Many clients find great satisfaction in donating to a charitable mission that they are passionate about. And it doesn’t hurt that there’s usually an associated income tax benefit to giving as well. As a financial advisor, you’re in a unique position to help your clients create and implement a giving strategy to achieve their philanthropic and tax planning goals.
Let’s compare two giving options that can address both of these objectives: pooled income versus donor-advised funds.
Help your clients achieve their philanthropic and tax planning goals with our free guide to charitable giving options.
How Does a Pooled Income Fund Work?
A pooled income fund is a tax-exempt charitable trust operated by a charity that provides donors (i.e., your clients) with an immediate tax deduction and an income stream for life. It’s similar to a charitable remainder trust in that it is a split-interest trust with both charitable and noncharitable beneficiaries.
The noncharitable beneficiary (the donor) contributes assets to the pooled income fund and, in return, receives a proportional interest in the fund. The charity then commingles the contributed assets with contributions from other donors. Typically, the assets are sold immediately, and the proceeds are reinvested in various managed portfolios. The donor (or designated income beneficiary) then receives an annual payment based on the earnings of the pooled investments. Upon the death of the income beneficiary, the remainder of the donor’s share is passed to the charity.
How Does a Donor-Advised Fund Work?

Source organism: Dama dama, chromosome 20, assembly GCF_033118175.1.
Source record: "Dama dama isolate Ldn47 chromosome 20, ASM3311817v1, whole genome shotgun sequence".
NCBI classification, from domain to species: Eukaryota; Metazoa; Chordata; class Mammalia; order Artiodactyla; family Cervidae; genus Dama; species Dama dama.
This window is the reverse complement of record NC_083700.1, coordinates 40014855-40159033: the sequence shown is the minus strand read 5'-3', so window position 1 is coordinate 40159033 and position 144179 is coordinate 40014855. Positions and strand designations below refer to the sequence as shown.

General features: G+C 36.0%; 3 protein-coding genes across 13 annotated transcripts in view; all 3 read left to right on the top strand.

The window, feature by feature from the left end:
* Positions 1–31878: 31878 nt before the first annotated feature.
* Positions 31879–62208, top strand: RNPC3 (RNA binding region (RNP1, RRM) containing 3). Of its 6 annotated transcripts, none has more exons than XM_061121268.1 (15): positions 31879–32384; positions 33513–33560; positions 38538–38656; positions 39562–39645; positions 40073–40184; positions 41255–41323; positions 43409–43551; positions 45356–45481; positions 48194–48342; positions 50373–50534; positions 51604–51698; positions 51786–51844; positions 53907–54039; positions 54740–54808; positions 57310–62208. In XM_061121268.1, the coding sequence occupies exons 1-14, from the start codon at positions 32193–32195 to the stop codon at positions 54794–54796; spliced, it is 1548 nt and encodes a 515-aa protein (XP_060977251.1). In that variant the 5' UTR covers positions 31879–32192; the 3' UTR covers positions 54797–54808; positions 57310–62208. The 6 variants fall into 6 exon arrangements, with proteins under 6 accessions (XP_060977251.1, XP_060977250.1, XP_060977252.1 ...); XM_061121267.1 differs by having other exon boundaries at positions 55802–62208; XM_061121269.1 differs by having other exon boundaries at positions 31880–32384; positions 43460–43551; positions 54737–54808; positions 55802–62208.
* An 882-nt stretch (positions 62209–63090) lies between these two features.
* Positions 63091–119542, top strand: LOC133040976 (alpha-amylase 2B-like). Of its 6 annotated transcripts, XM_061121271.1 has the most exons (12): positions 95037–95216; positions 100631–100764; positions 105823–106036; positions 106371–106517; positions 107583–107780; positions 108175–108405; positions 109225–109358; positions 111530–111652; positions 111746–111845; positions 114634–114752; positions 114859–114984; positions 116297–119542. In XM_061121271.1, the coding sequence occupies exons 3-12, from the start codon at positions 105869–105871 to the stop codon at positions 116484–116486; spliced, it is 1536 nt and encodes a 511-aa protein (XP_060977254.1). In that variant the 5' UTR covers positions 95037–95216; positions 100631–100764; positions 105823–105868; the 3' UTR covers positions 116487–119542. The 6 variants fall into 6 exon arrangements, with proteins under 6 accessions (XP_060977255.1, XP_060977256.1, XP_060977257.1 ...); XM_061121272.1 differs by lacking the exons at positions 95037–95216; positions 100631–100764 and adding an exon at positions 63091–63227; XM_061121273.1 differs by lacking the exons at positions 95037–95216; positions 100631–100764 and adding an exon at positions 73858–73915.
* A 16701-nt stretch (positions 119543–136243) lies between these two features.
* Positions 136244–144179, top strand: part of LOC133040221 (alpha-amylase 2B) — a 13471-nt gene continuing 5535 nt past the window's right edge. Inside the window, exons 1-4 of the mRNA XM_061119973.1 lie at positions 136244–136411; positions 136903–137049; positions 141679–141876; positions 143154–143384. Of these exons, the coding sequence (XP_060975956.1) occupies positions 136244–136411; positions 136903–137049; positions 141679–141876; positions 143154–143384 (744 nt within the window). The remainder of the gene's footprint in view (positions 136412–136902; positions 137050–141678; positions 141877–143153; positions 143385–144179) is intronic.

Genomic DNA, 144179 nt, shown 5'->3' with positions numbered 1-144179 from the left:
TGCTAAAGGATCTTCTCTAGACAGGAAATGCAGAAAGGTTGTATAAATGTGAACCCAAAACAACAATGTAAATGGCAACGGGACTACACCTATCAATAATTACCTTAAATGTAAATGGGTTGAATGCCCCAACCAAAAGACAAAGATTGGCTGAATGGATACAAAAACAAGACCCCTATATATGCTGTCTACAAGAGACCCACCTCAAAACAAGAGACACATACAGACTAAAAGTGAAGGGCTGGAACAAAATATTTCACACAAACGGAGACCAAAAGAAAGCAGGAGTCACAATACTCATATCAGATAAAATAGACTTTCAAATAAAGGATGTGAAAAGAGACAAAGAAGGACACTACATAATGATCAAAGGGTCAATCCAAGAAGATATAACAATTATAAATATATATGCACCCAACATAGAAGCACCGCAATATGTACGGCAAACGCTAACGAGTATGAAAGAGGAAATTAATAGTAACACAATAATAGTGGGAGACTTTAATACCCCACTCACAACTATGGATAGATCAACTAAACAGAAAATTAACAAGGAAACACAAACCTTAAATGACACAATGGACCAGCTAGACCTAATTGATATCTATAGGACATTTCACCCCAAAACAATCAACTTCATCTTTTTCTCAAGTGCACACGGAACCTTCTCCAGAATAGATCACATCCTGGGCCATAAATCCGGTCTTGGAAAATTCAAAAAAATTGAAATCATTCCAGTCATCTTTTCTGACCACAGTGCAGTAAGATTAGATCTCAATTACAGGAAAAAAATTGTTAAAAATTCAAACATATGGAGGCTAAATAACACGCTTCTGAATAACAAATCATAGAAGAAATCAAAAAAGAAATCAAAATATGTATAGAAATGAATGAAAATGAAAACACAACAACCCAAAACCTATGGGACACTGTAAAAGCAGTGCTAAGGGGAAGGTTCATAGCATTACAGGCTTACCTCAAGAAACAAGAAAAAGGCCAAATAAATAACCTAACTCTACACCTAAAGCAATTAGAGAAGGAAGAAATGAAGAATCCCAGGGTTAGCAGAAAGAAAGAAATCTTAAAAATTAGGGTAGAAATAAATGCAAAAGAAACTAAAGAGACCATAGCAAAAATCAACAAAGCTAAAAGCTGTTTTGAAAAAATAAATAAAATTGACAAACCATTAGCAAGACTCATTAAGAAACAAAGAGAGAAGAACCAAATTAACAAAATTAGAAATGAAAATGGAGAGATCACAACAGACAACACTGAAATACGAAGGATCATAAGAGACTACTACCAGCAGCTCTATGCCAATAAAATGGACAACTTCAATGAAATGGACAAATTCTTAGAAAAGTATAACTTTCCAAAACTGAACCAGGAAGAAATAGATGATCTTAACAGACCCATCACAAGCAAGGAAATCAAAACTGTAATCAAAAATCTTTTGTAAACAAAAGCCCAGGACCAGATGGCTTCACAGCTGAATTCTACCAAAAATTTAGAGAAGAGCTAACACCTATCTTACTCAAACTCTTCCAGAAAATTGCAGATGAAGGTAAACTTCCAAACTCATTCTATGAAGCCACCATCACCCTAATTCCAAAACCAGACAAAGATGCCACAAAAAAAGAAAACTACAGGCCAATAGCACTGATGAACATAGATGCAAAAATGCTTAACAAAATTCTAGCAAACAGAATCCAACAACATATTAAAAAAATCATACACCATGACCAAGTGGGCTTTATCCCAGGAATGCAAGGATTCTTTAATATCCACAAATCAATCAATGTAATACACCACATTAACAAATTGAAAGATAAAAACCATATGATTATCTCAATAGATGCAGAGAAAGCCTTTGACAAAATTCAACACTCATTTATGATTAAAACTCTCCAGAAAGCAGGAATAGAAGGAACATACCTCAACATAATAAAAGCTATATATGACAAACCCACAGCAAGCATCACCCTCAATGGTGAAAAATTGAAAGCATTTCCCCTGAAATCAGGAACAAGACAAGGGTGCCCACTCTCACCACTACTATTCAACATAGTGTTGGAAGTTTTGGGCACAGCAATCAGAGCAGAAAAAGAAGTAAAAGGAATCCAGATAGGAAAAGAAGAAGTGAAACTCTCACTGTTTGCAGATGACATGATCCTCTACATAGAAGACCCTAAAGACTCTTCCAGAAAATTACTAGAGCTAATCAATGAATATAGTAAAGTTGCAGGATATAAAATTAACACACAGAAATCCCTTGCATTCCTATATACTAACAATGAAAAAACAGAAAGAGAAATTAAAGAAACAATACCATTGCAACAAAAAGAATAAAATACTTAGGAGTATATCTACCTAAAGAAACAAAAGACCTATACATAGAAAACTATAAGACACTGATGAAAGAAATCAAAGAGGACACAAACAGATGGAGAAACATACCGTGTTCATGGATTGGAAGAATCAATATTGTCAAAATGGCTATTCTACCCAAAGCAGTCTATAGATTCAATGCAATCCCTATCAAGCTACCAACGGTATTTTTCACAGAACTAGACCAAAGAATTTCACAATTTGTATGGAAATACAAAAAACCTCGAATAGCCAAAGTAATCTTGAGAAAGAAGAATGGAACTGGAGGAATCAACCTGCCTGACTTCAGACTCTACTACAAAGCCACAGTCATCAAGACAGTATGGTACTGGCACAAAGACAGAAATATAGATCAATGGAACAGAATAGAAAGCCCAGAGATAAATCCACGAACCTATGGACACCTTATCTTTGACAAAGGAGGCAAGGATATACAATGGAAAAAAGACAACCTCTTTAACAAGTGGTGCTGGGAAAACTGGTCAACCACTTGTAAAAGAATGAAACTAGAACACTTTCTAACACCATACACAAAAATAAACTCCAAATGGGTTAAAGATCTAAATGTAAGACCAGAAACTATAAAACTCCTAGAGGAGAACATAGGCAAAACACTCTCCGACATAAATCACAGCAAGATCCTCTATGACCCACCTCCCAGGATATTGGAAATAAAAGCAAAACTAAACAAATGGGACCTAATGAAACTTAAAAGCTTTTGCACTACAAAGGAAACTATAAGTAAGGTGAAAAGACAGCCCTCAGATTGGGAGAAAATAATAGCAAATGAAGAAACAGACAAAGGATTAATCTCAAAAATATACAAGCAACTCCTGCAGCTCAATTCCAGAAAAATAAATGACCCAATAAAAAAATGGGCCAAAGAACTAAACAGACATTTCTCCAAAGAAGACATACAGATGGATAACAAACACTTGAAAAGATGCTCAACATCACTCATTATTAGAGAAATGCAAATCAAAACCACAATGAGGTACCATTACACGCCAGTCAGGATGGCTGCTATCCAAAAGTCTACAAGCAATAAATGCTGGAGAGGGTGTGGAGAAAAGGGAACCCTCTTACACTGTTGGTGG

A donor-advised fund (DAF) is an account administered by a public charity to accept donations from a donor. A DAF may be managed by the donor’s financial advisor (i.e., you) to distribute funds to other charities in the future. Donations to the fund are generally tax deductible in the year in which they are made.
When a client contributes to a DAF, he or she becomes a grant advisor, meaning he or she can make recommendations to the sponsoring charity as to the timing, amount, and recipients of future distributions from the fund. Although the grant advisor’s recommendations are nonbinding, as long as the recommended distribution is to a qualified charity, the sponsoring charity of the DAF will generally follow the suggestion.
Pooled Income Versus Donor-Advised Funds: Advantages and Disadvantages
Which Fund is Right for Your Clients?
Those clients with highly appreciated assets and a desire for tax deduction may very well benefit from either giving option. In general, clients who wish to meet philanthropic goals while addressing issues such as tax planning and retirement income may benefit from a pooled income fund. The option to contribute real estate to this type of fund also provides a possible solution for clients for whom charitable giving is not the primary objective. On the other hand, a DAF may be the ideal solution for clients who want to secure a tax deduction today and benefit from professional management of their charitable donations.
The key to helping your clients achieve their philanthropic and tax planning goals is having a detailed knowledge of what those goals are. Once you know what your clients really want—as well as what’s not so important to them—you can begin to guide them down the right path. With a thorough understanding of the pros and cons of pooled income versus donor-advised funds, you can offer your clients the right solution for their situation.
How do you communicate the pros and cons of charitable giving methods to clients? How do you determine the best strategy to help them achieve their goals? Please share your thoughts with us below!
Commonwealth Financial Network® does not provide legal or tax advice. You should consult a legal or tax professional regarding your individual situation.
Editor’s Note: This post was originally published in October 2014, but we’ve updated it to bring you more relevant and timely information.